When her world divides, pitting light against dark, Veda must join a dangerous revolution to save her grandfather and fight against injustice…even if it costs her the boy she loves.
On the island of Bellona, life is peaceful–as long as the citizens dutifully worship the Sun, which protects them from all harm. Seventeen-year-old Veda knows that keeping the Sun happy will protect her and her grandfather from the Night, the dangerous people who snatch innocent citizens from their beds under the cover of darkness, never to be seen again. As long as Veda follows the rules, she will be safe.
But when Veda’s grandfather is offered up as the next sacrificial offering to keep the Sun’s favor, she starts to see that the safety she’s been promised comes at a dangerous price. Maybe there is more to fear above than there is below.
With a mysterious young man, Dorian, at her side, Veda has to figure out if the scary bedtime stories she grew up hearing are real–or dangerous lies.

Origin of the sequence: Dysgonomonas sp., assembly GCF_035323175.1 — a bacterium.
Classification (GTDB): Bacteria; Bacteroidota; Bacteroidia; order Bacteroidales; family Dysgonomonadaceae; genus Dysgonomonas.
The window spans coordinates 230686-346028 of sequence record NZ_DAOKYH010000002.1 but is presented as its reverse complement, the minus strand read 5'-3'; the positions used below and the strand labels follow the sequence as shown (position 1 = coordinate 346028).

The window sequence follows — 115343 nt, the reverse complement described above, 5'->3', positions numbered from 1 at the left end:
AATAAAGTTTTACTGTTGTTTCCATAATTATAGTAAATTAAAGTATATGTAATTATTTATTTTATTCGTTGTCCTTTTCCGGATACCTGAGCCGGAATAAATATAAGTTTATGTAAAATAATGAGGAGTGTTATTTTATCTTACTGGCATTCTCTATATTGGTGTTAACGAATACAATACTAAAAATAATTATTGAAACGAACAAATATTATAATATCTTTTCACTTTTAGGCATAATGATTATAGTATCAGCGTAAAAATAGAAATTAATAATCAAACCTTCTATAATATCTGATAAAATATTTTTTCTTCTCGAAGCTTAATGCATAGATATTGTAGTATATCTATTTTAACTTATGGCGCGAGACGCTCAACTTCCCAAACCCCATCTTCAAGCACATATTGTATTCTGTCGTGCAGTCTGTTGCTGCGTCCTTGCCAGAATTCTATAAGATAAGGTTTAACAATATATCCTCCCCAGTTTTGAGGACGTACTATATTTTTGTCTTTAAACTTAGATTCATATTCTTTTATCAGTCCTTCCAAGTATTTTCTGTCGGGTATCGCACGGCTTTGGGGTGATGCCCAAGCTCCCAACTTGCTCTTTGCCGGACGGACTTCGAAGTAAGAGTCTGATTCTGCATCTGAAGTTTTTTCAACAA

The story is about a girl, Veda, living in a sun-worshipping culture, and being told that the moon-worshippers, called the Night, are heathens and monsters, and then finding out that she might the prophesied leader of the Night. Her break from the sun-worshippers happens after her grandfather is up for the next round of human sacrifices to the Sun. Now Veda goes from fearing the Night to wanting to fight the Imperi (the sun guards), practically overnight – a switch which would have been believable if the Night weren’t portrayed like real monsters at the start. The plot overall feels like a generic dystopia with mythology element, to be honest. Rebel girl with her heart divided between two boys and her cause in an insufferable love triangle. Like, I couldn’t deal with the extreme horniness going on; it is also pretty much insta-love so nope from me.
About the plot, well, I was frustrated with how much of Nothing happens in the book. Veda makes silly decisions and she never follows through. Her getting caught by the Imperi was so stupid I laughed! Also, who doesn’t lie to hide something from her? The truth about her family is a shocker but I couldn’t feel any emotional weight behind it. In fact, I didn’t feel emotionally connected to this book on any level. I had the sequel ready to go after reading this, but honestly I am more inclined to just drop it altogether because I doubt I will be satisfied by this series.